Transient global ischemia causes selective, delayed death of hippocampal CA1 pyramidal neurons in humans and animals. It is well established that estrogens ameliorate neuronal death in animal models of focal and global ischemia. However, the role of signal transducer and activator of transcription-3 (STAT3) and its target genes in estradiol neuroprotection in global ischemia remains unclear. Here we show that a single intracerebral injection of 17?-estradiol to ovariectomized female rats immediately after ischemia rescues CA1 neurons destined to die. Ischemia promotes activation of STAT3 signaling, association of STAT3 with the promoters of target genes, and STAT3-dependent mRNA and protein expression of prosurvival proteins in the selectively vulnerable CA1. In animals subjected to ischemia, acute postischemic estradiol further enhances activation and nuclear translocation of STAT3 and STAT3-dependent transcription of target genes. Importantly, we show that STAT3 is critical to estradiol neuroprotection, as evidenced by the ability of STAT3 inhibitor peptide and STAT3 shRNA delivered directly into the CA1 of living animals to abolish neuroprotection. In addition, we identify survivin, a member of the inhibitor-of-apoptosis family of proteins and known gene target of STAT3, as essential to estradiol neuroprotection, as evidenced by the ability of shRNA to survivin to reverse neuroprotection. These findings indicate that ischemia and estradiol act synergistically to promote activation of STAT3 and STAT3-dependent transcription of survivin in insulted CA1 neurons and identify STAT3 and survivin as potentially important therapeutic targets in an in vivo model of global ischemia.
Global ischemia arising during cardiac arrest or cardiac surgery causes highly selective, delayed death of hippocampal CA1 neurons. Exogenous estradiol ameliorates global ischemia-induced neuronal death and cognitive impairment in male and female rodents. However, the molecular mechanisms by which a single acute injection of estradiol administered after the ischemic event intervenes in global ischemia-induced apoptotic cell death are unclear. Here we show that acute estradiol acts via the phosphoinositide 3-kinase (PI3K)/protein kinase B (Akt) signaling cascade to protect CA1 neurons in ovariectomized female rats. We demonstrate that global ischemia promotes early activation of glycogen synthase kinase-3beta (GSK3beta) and forkhead transcription factor of the O class (FOXO)3A, known Akt targets that are related to cell survival, and activation of caspase-3. Estradiol prevents ischemia-induced dephosphorylation and activation of GSK3beta and FOXO3A, and the caspase death cascade. These findings support a model whereby estradiol acts by activation of PI3K/Akt signaling to promote neuronal survival in the face of global ischemia.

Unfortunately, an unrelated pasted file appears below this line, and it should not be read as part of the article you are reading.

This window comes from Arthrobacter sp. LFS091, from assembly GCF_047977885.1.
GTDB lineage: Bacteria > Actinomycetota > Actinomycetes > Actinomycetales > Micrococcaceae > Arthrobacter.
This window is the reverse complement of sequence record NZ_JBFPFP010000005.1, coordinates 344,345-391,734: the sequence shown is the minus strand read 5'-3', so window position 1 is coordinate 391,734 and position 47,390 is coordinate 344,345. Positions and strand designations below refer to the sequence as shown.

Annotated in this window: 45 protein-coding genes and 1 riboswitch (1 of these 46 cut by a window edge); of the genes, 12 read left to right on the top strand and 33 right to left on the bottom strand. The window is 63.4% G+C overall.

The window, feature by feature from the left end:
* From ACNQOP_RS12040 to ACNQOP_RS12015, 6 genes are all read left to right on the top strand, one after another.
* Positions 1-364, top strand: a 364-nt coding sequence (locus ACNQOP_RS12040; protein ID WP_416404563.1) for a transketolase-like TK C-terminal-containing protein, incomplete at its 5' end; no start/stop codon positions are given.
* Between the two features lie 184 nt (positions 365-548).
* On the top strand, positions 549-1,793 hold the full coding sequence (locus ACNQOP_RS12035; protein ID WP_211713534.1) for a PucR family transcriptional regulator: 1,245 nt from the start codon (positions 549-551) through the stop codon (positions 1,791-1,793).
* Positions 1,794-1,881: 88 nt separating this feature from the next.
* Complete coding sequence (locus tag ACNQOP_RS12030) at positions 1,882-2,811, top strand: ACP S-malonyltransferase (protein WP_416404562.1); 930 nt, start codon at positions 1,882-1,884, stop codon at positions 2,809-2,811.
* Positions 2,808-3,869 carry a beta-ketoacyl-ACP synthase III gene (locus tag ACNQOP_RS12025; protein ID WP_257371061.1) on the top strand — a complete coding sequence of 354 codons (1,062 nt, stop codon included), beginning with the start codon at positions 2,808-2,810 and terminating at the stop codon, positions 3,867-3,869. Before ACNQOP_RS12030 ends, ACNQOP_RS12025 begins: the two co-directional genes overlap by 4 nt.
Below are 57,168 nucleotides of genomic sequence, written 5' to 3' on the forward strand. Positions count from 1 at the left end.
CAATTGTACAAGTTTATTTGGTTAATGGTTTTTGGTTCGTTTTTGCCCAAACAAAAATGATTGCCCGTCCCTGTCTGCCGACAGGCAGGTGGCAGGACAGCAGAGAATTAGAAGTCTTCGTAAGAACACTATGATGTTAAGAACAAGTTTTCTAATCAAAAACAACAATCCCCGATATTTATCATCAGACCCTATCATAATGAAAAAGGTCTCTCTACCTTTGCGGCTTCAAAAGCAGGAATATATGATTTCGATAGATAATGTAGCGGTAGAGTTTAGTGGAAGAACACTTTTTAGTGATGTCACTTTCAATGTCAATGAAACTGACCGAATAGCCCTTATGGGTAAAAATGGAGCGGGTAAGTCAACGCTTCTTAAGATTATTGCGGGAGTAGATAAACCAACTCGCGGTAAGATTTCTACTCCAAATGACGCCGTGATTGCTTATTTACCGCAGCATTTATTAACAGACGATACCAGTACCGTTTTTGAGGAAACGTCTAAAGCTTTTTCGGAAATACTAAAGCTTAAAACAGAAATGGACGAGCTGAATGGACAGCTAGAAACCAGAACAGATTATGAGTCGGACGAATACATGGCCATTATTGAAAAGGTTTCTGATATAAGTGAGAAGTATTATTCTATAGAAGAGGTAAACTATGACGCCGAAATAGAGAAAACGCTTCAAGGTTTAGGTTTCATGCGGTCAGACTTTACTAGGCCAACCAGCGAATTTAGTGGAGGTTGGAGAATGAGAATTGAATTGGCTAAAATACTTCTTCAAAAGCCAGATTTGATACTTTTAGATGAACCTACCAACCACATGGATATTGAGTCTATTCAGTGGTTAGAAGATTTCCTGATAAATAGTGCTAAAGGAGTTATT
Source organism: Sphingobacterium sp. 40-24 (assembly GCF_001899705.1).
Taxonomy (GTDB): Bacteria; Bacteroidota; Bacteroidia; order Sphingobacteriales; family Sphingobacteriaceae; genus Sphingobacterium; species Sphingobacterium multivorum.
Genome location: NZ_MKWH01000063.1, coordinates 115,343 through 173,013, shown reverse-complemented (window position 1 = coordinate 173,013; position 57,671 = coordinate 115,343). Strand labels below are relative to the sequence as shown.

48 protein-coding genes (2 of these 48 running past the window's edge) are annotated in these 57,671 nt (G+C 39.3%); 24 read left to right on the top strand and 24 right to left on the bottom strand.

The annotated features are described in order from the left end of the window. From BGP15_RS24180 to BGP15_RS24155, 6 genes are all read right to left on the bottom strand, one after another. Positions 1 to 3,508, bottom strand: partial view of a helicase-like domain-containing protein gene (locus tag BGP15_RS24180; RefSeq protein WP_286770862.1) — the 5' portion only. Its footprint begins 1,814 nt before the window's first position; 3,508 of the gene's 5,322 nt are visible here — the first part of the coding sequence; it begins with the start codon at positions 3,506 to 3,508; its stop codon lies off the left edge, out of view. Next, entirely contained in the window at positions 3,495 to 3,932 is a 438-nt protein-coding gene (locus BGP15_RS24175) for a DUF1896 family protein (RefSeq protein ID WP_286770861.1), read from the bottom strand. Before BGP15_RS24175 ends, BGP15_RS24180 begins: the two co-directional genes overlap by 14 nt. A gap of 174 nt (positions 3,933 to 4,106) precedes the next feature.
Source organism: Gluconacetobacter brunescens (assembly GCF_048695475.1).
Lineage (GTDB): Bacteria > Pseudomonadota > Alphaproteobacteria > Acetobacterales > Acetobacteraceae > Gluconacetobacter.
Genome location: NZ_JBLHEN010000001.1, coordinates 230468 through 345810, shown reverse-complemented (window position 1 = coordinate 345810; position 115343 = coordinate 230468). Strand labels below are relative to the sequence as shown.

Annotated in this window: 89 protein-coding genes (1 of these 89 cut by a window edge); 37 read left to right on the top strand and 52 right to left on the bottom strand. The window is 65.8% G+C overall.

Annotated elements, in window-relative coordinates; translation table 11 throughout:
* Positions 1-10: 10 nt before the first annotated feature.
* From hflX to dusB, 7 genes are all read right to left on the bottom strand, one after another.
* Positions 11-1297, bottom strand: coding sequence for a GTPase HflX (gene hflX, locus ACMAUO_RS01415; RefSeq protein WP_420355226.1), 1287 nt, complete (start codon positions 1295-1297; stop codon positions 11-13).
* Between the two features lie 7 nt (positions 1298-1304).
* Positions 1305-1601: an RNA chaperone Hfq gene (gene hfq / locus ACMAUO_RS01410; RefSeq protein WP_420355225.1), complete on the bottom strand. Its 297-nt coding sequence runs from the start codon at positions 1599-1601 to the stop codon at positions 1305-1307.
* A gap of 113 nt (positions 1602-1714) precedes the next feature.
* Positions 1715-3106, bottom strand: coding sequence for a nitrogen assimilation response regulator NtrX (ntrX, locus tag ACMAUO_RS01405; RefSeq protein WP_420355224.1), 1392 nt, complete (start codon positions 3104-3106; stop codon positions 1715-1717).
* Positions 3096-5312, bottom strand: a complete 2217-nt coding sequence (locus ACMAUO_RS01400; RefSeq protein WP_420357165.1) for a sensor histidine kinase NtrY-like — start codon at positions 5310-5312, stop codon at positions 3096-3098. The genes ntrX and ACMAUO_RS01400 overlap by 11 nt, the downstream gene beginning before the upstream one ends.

Dysregulation of Akt signaling is important in a broad range of diseases that includes cancer, diabetes and heart disease. The role of Akt signaling in brain disorders is less clear. We found that global ischemia in intact rats triggered expression and activation of the Akt inhibitor CTMP (carboxyl-terminal modulator protein) in vulnerable hippocampal neurons and that CTMP bound and extinguished Akt activity and was essential to ischemia-induced neuronal death. Although ischemia induced a marked phosphorylation and nuclear translocation of Akt, phosphorylated Akt was not active in post-ischemic neurons, as assessed by kinase assays and phosphorylation of the downstream targets GSK-3beta and FOXO3A. RNA interference-mediated depletion of CTMP in a clinically relevant model of stroke restored Akt activity and rescued hippocampal neurons. Our results indicate that CTMP is important in the neurodegeneration that is associated with stroke and identify CTMP as a therapeutic target for the amelioration of hippocampal injury and cognitive deficits.
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